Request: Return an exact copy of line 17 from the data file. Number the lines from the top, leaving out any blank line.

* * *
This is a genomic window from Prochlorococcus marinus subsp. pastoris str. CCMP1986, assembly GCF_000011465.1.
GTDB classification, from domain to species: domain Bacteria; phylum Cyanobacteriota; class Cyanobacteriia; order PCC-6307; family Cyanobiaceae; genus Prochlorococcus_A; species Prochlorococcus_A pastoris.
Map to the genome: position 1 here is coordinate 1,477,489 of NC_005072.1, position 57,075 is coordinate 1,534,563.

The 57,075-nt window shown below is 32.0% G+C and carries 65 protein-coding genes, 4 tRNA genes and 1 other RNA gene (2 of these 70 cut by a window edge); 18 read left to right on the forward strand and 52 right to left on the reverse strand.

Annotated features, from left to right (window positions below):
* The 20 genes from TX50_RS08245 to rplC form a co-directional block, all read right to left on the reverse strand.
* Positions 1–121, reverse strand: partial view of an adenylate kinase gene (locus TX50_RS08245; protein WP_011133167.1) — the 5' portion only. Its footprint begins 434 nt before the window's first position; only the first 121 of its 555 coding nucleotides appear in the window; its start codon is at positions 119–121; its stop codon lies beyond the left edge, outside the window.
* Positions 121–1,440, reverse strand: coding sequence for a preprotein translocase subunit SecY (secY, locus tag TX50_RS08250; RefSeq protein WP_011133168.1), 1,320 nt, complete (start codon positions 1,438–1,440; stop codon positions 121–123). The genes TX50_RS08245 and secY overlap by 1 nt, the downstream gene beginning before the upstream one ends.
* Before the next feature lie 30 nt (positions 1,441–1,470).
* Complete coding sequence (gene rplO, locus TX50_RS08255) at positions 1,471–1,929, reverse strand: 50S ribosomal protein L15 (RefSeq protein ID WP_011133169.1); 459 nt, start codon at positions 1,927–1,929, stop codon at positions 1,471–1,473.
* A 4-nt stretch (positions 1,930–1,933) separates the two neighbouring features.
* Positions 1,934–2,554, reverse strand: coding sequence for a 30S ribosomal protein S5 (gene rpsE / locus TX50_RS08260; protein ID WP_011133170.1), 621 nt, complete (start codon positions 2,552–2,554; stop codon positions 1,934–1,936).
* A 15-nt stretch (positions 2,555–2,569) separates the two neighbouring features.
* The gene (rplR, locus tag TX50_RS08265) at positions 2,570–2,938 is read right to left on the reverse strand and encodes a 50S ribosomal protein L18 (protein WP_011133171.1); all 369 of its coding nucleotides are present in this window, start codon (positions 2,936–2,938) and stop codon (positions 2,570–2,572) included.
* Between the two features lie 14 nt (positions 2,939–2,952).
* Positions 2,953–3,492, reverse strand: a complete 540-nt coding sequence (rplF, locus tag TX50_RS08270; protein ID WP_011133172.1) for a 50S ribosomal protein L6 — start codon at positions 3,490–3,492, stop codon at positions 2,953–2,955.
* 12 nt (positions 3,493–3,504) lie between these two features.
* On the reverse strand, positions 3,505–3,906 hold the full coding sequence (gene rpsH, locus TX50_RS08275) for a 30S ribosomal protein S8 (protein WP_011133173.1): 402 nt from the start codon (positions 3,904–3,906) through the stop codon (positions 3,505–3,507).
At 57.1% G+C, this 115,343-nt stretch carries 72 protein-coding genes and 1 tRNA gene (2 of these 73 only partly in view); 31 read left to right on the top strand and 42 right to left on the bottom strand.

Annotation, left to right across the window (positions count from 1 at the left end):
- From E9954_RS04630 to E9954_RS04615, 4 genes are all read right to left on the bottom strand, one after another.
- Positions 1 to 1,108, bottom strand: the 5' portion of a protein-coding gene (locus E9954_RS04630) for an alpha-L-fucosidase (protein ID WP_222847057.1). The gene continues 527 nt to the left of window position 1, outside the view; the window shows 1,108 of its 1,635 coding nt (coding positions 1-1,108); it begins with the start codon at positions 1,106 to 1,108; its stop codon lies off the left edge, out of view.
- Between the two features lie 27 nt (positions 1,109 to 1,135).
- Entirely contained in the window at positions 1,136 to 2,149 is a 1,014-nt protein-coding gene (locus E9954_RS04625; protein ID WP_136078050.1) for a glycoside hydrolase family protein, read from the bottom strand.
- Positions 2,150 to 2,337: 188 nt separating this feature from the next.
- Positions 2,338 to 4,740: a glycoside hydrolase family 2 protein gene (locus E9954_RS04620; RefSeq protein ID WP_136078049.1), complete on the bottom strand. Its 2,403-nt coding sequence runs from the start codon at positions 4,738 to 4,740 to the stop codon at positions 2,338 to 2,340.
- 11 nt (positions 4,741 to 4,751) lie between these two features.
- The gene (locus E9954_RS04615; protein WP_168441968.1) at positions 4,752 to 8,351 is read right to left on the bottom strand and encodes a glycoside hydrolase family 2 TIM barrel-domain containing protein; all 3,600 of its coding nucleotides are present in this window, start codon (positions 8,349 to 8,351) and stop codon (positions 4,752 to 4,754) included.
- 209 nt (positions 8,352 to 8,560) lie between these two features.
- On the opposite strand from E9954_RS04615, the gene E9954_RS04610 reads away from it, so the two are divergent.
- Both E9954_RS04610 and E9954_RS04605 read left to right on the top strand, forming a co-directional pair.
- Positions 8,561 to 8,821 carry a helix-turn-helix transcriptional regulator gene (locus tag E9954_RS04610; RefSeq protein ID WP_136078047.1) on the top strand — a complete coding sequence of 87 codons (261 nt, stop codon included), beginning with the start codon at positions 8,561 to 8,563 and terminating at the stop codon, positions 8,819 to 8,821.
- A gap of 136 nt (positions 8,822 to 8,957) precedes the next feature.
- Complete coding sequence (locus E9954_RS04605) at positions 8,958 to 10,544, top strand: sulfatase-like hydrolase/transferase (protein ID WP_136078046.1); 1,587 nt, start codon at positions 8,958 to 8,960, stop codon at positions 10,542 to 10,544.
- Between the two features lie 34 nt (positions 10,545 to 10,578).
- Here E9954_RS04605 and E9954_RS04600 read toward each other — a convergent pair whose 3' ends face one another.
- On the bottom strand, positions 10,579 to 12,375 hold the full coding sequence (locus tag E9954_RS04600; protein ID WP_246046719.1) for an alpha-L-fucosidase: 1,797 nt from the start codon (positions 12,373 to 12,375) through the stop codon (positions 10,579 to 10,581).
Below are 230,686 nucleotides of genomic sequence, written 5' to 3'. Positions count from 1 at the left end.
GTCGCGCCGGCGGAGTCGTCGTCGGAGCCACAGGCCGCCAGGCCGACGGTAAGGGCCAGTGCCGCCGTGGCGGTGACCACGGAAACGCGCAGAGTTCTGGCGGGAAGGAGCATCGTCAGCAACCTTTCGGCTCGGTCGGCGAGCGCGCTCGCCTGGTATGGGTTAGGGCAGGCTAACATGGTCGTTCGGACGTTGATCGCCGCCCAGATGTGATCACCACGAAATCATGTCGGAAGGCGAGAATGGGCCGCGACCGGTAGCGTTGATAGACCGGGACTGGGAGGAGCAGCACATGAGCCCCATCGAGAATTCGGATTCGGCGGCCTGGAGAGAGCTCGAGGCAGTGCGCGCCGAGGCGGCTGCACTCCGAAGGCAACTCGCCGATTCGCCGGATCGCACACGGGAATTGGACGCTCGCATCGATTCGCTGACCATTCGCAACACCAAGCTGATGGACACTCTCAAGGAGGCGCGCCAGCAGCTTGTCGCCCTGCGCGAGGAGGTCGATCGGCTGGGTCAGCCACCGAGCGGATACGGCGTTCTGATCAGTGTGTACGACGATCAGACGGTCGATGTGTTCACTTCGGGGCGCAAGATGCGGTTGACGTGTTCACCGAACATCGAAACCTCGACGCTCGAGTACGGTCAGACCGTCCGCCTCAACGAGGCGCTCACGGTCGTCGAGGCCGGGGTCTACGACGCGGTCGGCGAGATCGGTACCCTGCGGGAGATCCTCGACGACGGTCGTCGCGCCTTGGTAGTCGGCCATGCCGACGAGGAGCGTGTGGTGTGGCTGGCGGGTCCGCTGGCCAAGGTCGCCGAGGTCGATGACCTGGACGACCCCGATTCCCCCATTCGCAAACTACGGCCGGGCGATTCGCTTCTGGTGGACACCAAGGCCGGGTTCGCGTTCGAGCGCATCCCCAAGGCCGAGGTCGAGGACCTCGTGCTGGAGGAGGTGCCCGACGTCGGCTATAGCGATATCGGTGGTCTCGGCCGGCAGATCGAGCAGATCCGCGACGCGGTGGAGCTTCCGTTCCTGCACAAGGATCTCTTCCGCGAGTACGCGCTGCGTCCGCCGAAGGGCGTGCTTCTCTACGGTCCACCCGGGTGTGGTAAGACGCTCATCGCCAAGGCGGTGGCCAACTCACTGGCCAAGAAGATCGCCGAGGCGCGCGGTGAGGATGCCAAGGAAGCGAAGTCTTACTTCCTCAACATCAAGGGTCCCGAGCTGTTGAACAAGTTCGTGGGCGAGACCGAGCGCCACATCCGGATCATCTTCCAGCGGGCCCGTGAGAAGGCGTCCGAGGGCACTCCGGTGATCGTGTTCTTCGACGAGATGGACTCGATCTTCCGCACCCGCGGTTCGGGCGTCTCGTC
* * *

* 12 nt (positions 3,493–3,504) lie between these two features.